In Europe, and especially the Netherlands, there are stricter legal requirements for the privacy of consumers than in most other countries. There is the well-known european “cookie law”, that was implemented very eagerly by the Dutch government in the “cookiewet”, requiring websites to explicitly ask visitors for permission before they start tracking them and share data with third parties. In the Netherlands there are also legal requirements for storing and processing of any personally identifiable data: every company that collects such data must register this with a government organization (“college bescherming persoonsgegevens”) or a recognized trade association. Companies must also clearly communicate the purpose for collecting consumer data and may not use the data for anything else than this stated purpose.
I think this is all very well intended, however the problem is that the internet is developing on a global scale (with the US setting the norm) and countries outside of western Europe (especially the US) seem to not care as much for the privacy of citizens. Other countries have fewer regulations limiting what companies can do. Last year, when the cookie law went into effect, most Dutch websites implemented it by showing a popup or notification simply telling the user to accept cookies or go away (in somewhat nicer words). Users quickly learned that refusing cookies usually leads to a dead-end page so everyone now clicks the message away by accepting the cookies, feeling annoyed by it. Recently, the Dutch government announced the intention to relax their interpretation of the law somewhat: after the first page with the message, clicking anything other than the cookie refusal link may be interpreted as implicitly allowing cookies. This will make it less annoying.
Ok, so before we start implementing Facebook Like buttons and other features that come with a privacy cost to our visitors, we need to make sure we can comply with this cookie law. The funny thing is, to implement the cookie law, we will use a cookie! It is important to understand that the cookie law actually does not even mention the word cookie, it applies to every technical means available to identify a user. So you cannot code around it, using Local Storage, Flash Shared Objects or similar techniques. The law by itself is not unreasonable: it does not require consent for cookies that are technically required for the primary function of the website. Session cookies are allowed for login or multipage forms and we can also use a persistent (first party) cookie to remember cookie-consent, without asking consent for that.
We’ll implement the cookie law like this:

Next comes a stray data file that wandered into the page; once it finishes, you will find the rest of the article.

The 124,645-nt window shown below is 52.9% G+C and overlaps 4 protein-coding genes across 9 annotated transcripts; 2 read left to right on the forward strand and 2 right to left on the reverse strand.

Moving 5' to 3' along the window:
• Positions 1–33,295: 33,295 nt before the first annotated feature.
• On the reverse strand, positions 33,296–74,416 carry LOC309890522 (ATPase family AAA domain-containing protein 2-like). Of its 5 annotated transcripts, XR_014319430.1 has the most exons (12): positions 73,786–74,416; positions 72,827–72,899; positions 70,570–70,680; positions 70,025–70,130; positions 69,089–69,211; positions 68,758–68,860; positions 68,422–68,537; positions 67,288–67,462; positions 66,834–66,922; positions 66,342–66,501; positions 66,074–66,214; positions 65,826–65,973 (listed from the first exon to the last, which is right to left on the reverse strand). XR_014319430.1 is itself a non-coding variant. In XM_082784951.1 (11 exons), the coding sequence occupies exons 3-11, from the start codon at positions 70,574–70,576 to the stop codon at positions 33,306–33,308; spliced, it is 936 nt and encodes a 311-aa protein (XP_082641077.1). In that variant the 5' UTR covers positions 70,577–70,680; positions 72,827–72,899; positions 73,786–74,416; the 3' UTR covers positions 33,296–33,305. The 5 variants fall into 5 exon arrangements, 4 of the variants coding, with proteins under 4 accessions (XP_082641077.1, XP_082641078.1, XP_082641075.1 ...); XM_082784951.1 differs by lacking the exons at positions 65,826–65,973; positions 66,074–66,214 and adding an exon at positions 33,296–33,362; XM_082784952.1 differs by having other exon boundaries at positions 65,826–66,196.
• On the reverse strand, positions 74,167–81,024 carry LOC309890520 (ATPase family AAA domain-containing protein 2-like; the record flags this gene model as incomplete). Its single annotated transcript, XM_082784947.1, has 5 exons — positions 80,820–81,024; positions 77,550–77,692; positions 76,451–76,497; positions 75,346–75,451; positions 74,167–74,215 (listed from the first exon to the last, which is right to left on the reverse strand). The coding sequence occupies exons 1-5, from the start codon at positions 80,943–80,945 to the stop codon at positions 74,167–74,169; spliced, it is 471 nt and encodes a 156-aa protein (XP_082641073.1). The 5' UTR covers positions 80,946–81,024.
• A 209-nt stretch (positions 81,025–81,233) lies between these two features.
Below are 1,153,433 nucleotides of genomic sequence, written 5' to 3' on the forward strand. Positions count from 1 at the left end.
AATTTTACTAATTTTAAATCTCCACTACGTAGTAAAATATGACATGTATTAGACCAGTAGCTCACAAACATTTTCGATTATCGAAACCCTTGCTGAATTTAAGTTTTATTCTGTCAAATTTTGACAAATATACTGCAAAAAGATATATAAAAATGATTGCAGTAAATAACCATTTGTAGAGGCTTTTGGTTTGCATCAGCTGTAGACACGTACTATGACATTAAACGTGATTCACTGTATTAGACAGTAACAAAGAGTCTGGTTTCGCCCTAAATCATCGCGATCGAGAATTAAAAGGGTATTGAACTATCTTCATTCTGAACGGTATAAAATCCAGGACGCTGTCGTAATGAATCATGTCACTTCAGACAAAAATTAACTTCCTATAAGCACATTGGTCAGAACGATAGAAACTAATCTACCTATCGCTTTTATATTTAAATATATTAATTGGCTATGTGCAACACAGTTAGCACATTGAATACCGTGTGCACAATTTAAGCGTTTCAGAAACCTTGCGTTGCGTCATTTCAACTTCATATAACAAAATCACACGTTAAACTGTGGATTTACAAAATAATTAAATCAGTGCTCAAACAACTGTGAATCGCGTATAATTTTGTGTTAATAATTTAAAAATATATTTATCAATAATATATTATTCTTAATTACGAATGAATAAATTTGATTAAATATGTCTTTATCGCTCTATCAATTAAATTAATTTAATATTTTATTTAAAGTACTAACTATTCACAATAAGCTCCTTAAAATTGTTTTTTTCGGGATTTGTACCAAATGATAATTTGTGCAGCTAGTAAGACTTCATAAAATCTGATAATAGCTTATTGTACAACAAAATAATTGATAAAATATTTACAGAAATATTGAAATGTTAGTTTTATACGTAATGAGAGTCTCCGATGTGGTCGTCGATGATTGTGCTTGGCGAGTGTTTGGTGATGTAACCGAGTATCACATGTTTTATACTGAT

- On every incoming request, we will check for the presence of a cookie named CookieConsent
- If the cookie is not found, we check for presence of the Do Not Track header
- If the user sends a Do Not Track setting in the request headers, we respect it silently and don’t ask for consent and don’t set the ConsentCookie
- If Do Not Track is not set, we’ll set a session cookie CookieConsent=asked and show the consent buttons
- We will handle the user response to the cookie consent message accordingly. If the user allows or denies consent, we will set the ConsentCookie value to true or false, with an expiration of 1 year
- If we do not get an explicit response to the cookie consent message, on the next incoming requests, we’ll check for this cookie:
- If the value is “asked”, we set it to “true” in the next response, interpreting this as implicit consent
- If the value is any other value, we’ll leave it unchanged and assume no consent
- To the application, we’ll make available a static utility function indicating the CookieConsent value so the Views can easily decide whether to include impacted functionality
I think this is a very fair way of handling user privacy on a website. Websites that are dependent on advertising income and affiliate marketing may feel this implementation is unfavorable to them, and drag their feet a little bit, i.e. by ignoring the Do Not Track header or by not allowing their users to view content when they deny consent. You can easily do that if you wish and you’ll probably get away with it, too. But I think this implementation is the most user-friendly and “right” way to do it.
In ASP.NET, the best way to implement a system wide function like this is with a FilterAttribute. Here is the CookieConsentAttribute class:
We can use the attribute by simply setting it on the HomeController:
Now we have our environment working and we can implement the message and handle the responses. I am going to implement it the way the law is intended, and will try not to sabotage it. This means I will still allow users who declined cookies on my site, and will disable any functionality that might compromise privacy, like Tracking Cookies, Affiliate Marketing programs and Social Buttons.
I will include the cookie consent message in _Layout.cshtml, so that it will appear on every page. I placed it on the top of the page, right below the menu:
[This post is part of the series Development of a mobile website with apps and social features]